Director, Division of Congenital and Developmental Disorders
Centers for Disease Control and Prevention
Collected and analyzed critical data to help protect women and babies from the mosquito-borne Zika virus that was spreading rapidly in the U.S. and its territories
Infections from the mosquito-borne Zika virus exploded in the Americas and began to spread in the U.S. and its territories in 2015 and 2016, triggering devastating birth defects in babies whose mothers had been exposed during pregnancy, and causing widespread alarm.
Margaret (Peggy) Honein from the Centers for Disease Control and Prevention quickly assembled an emergency response team of nearly 200 people to gather the fast-breaking data, determine how the virus worked and figure out how best to protect mothers and babies.
“Peggy rapidly built a system to collect information from women across the country and in U.S. territories who were potentially exposed to the Zika virus during pregnancy, monitored what was happening to their babies and turned that information around to create a rapid response,” said Dr, Coleen Boyle, director of CDC’s Center for Birth Defects and Developmental Disabilities.
Honein’s Zika-response team included a diverse group of specialists—maternal and child health care providers; pregnancy, birth defect and infectious disease experts; and emergency preparedness groups, among others. As they analyzed the incoming data, they prepared clinical guidelines for physicians and travel recommendations for women who were pregnant or thinking of becoming pregnant, and for their partners.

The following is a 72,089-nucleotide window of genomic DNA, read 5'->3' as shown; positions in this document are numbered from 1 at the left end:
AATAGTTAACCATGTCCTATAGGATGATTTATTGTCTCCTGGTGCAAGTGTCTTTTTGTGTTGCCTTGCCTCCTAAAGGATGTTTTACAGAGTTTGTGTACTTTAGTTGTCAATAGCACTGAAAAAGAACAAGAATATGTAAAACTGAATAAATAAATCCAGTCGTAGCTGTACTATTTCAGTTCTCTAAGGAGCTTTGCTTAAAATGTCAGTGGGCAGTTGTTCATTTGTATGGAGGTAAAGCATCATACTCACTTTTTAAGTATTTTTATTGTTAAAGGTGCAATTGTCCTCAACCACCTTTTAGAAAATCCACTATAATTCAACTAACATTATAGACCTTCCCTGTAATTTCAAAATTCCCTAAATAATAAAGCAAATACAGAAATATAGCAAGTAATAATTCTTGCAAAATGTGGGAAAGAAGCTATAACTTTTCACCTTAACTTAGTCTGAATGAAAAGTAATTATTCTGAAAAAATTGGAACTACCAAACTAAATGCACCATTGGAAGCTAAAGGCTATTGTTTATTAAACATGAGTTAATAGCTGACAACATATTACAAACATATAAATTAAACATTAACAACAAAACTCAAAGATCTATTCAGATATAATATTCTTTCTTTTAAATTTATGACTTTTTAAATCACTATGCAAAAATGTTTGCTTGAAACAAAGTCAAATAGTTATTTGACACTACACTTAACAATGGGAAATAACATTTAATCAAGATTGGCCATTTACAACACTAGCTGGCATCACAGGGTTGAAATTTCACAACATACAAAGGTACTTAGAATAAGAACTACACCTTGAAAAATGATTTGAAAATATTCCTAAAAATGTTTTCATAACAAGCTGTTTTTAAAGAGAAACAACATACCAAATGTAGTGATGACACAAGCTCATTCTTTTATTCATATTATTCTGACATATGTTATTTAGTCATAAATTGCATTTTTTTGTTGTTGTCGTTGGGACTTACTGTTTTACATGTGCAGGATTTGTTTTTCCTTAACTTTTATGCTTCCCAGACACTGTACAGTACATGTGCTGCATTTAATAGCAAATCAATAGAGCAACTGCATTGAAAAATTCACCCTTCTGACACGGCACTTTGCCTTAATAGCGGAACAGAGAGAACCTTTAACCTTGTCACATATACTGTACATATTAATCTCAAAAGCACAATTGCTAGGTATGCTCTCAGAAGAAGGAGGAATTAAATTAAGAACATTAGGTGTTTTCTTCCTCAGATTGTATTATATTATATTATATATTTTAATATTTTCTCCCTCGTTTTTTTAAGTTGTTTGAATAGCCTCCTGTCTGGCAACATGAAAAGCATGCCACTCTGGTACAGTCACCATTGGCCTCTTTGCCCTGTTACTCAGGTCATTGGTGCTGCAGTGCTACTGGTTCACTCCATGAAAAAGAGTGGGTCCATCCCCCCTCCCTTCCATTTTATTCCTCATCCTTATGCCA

Although researchers knew the virus was spread through mosquito bites, “the thing we did not know was the impact on development of the fetus and that transmission of the virus was also occurring sexually,” said Boyle.
Honein and her team produced 13 evidence-based guidance documents and nine scientific publications during the Zika response to inform prevention efforts and the care of pregnant women and their babies. One landmark publication provided conclusive documentation of the health crisis—that among pregnant women with a confirmed Zika infection, 5 to 10 percent of live and stillborn babies had a related birth defect, with the largest number resulting from exposure during the first trimester.
Honein and her team also created and oversaw the Zika pregnancy hotline to provide clinical consultations and disseminate vital information, and they established Zika Care Connect, a compendium of state and regional clinical care resources to help women find and access specialty services.
The data collection depended on state and local agencies and on research from countries already impacted by the outbreak. Honein was key to this effort.
“She led a collaboration with our state health departments, local health departments, international partners and the intensive effort with our territories to understand this new syndrome and take action to reduce the risk for babies and mothers,” said Dr. Anne Schuchat, CDC’s principal deputy director. “She brought extraordinary scientific expertise, leadership and management to an unprecedented emergency response to the Zika virus.”
Dr. Denise Jamieson of the Emory University School of Medicine described Honein as “an incredibly careful and gifted scientist” who has “an amazing ability to bring out the very best in people and get people motivated.”
“It’s hard to quantify how many pregnant women were protected against the devastating effects of the Zika infection directly due to her efforts, but based on what we know, I am confident her efforts had a significant impact,” Jamieson said. “And a lot of what she set up in terms of public health systems and public health response will translate when we have the next big outbreak of some devastating infectious disease.”